The Great Bend Brit Spaugh will celebrate Mrs. B’s 40th birthday on July 4, 2019. The celebration of the zoo’s Bald Eagle will run from 9 a.m. to noon with zookeeper chats every hour.
Zookeeper Ashley Burdick suggests visitors swing by the “Herp House” to see two new snakes. Momoa is a Red-tail Boa who was a pet before being surrendered to the zoo. If you’re considering a snake purchase, Burdick warns, “Red-tail Boas are extremely common in the pet trade but people often don’t realize how large they get and their specialized care requirements. He may look small now but he will eventually grow to be closer to 7 or 8 feet long.”
Momoa was bred as a special color morph so he looks a bit different than a traditional boa. He can be found in his newly renovated enclosure next to the tortoises.
“Around the corner you’ll find our new Jamaican Boa,” Burdick said. “He was sent to us as part of his Species Survival Program (SSP). These programs were made for species who are threatened with extinction in the wild and their last chance at survival is through captive breeding programs.” Right now the Great Bend zoo is just housing this species but the zoo has a female in the Ed Shed that will soon be moving to take part in the breeding portion of the SSP.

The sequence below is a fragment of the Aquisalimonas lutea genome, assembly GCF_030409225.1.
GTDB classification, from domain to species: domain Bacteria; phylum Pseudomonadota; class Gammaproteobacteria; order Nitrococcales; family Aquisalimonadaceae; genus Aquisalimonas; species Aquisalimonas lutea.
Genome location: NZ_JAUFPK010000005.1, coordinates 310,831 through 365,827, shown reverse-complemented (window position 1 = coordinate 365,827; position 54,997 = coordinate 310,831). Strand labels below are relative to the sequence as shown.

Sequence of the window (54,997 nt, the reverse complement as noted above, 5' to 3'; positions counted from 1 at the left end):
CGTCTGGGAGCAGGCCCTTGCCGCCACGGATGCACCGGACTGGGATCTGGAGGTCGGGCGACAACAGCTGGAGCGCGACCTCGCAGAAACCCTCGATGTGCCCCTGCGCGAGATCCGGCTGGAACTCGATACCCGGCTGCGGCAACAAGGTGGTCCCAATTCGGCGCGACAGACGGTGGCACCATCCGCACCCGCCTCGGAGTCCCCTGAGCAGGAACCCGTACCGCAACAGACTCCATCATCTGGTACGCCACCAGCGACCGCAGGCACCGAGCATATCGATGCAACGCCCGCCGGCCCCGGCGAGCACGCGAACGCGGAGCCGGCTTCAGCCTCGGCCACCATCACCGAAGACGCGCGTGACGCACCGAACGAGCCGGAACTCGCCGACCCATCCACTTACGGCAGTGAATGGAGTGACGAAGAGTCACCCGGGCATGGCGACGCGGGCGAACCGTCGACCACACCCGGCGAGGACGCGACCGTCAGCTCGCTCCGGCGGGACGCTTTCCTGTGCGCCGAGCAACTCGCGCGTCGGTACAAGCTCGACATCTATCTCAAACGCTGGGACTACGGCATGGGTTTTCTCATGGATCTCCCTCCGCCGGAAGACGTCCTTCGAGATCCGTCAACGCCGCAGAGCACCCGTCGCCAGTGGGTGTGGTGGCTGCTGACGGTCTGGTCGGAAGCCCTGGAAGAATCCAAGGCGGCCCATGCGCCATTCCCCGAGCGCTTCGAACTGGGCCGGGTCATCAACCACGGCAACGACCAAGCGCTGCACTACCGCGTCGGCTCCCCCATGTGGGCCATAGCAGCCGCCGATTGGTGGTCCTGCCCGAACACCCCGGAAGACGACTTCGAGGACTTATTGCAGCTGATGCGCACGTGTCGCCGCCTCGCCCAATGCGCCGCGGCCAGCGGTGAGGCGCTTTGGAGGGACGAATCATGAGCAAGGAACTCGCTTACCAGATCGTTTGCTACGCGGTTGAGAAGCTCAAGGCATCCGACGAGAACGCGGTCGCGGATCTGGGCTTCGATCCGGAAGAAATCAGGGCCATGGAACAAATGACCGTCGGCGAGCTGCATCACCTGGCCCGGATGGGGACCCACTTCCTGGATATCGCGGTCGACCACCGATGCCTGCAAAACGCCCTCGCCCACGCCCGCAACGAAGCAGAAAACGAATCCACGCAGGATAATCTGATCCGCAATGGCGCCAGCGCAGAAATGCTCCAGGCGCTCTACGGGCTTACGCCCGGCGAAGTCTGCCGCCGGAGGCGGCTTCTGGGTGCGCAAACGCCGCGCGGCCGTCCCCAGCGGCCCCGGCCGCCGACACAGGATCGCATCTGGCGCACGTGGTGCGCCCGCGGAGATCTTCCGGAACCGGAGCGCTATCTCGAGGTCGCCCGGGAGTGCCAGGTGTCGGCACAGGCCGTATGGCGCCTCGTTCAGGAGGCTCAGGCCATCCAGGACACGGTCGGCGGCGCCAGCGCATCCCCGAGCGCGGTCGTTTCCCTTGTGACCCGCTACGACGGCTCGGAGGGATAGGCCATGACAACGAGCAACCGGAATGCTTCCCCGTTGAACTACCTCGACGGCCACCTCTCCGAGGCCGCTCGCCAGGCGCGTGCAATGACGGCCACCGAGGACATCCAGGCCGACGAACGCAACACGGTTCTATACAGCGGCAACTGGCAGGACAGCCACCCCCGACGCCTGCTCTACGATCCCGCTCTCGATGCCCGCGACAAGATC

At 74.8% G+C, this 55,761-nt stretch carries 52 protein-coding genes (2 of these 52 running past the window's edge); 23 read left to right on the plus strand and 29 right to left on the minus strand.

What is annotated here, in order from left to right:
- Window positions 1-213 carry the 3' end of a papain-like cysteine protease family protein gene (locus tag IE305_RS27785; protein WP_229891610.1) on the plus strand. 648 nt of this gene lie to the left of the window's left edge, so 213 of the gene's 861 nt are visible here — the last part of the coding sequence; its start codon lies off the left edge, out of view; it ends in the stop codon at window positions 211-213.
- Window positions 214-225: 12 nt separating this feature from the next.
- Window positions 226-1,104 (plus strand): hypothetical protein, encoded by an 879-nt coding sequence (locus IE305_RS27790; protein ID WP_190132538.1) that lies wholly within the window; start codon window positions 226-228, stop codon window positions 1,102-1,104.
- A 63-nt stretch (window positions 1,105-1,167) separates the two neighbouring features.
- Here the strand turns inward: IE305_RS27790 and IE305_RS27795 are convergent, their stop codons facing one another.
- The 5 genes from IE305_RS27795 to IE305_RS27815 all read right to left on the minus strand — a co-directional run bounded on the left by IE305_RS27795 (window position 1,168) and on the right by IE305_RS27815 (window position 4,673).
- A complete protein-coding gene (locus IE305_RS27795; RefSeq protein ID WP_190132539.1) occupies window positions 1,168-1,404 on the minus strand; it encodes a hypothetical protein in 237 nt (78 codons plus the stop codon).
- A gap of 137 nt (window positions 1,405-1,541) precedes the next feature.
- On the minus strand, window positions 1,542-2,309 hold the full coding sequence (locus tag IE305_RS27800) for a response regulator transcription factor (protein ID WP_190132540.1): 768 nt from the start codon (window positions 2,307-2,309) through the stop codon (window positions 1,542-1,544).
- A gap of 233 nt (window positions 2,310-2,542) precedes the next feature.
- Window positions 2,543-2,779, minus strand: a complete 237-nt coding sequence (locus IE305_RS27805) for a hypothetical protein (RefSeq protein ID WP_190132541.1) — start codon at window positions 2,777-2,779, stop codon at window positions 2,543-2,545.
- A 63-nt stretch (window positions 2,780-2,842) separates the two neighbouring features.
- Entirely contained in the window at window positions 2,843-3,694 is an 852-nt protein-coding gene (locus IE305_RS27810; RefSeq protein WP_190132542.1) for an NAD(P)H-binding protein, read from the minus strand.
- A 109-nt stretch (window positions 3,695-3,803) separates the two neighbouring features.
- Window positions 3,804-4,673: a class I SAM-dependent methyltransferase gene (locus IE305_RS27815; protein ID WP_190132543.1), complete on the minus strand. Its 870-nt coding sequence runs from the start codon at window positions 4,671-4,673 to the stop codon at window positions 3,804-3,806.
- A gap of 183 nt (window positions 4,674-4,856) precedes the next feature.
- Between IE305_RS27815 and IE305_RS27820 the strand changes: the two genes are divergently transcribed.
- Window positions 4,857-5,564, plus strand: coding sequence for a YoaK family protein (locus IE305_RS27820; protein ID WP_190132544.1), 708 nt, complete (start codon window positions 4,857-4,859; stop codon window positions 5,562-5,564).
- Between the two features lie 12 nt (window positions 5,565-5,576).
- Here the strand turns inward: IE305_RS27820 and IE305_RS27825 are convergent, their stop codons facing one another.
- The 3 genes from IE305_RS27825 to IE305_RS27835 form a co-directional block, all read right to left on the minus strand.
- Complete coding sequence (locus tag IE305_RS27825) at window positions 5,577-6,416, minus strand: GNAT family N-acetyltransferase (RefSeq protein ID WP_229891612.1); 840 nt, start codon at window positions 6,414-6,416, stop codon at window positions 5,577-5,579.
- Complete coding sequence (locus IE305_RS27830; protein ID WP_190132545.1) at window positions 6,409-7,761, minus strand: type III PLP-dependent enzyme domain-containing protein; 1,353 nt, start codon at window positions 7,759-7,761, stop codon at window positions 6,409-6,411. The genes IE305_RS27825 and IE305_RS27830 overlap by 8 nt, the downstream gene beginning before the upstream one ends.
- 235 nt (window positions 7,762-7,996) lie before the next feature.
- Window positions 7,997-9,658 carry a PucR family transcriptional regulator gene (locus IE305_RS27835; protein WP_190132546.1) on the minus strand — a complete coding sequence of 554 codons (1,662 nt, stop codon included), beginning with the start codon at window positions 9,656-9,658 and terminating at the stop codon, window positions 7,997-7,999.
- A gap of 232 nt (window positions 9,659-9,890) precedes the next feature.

The zoo staff and Great Bend Recreation Commission will offer a four-day Zoo Camp for kids 6-12 years old July 15-18. From 8 a.m. to noon daily, campers will explore the lives, adaptations, habitats and conservation of animals around the world. Each session will include exciting hands-on activities, lessons, craft projects and walks through the zoo. Cost is $20. For more information visit the Great Bend Rec office at 1214 Stone St., call 793-3755, ext. 110, or visit the GBRC website www.greatbendrec.com.
Max is kicking back
Max the Grizzly Bear hasn’t been hanging out with “the kids” much. In early May, the three younger bears started an altercation with him and he ended up getting injured. He has since made a full recovery but he’s staying in the off-exhibit area for the time being.
“The younger grizzly bears are reaching maturity and their natural behavior is to establish dominance. Younger, more agile males edge out older males and our group of animals are no different than their wild counterparts,” Burdick said. Max is believed to be in his mid-30s. Grizzly bears typically live 20-30 years in the wild and around 40 years under human care. Max has arthritis so it is harder for him to get around but he is under close veterinary supervision and receives pain treatment and supplements to help with this.
He typically spends much of his day sleeping in the cave, so the decrease in space has not had a negative effect on him. He also has two pools and access to the inside building with a fan where it is much cooler and he can nap in peace and quiet. He also still receives toys and lots of extra treats.